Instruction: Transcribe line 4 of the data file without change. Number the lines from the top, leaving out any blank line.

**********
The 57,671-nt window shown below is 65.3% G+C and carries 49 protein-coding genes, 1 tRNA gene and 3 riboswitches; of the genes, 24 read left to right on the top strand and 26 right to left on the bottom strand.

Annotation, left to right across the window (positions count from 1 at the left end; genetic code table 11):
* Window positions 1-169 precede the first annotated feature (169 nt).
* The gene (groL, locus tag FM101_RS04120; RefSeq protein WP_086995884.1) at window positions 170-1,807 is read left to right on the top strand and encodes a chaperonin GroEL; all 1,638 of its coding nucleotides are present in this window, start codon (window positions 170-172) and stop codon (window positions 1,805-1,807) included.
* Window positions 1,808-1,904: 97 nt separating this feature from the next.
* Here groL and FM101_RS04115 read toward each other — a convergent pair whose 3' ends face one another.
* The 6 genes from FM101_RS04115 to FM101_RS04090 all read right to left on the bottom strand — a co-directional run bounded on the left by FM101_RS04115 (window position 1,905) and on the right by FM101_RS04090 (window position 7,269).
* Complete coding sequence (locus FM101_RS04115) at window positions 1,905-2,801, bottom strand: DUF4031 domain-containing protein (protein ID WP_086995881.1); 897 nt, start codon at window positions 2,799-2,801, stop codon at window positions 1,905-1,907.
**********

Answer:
* The gene (groL, locus tag FM101_RS04120; RefSeq protein WP_086995884.1) at window positions 170-1,807 is read left to right on the top strand and encodes a chaperonin GroEL; all 1,638 of its coding nucleotides are present in this window, start codon (window positions 170-172) and stop codon (window positions 1,805-1,807) included.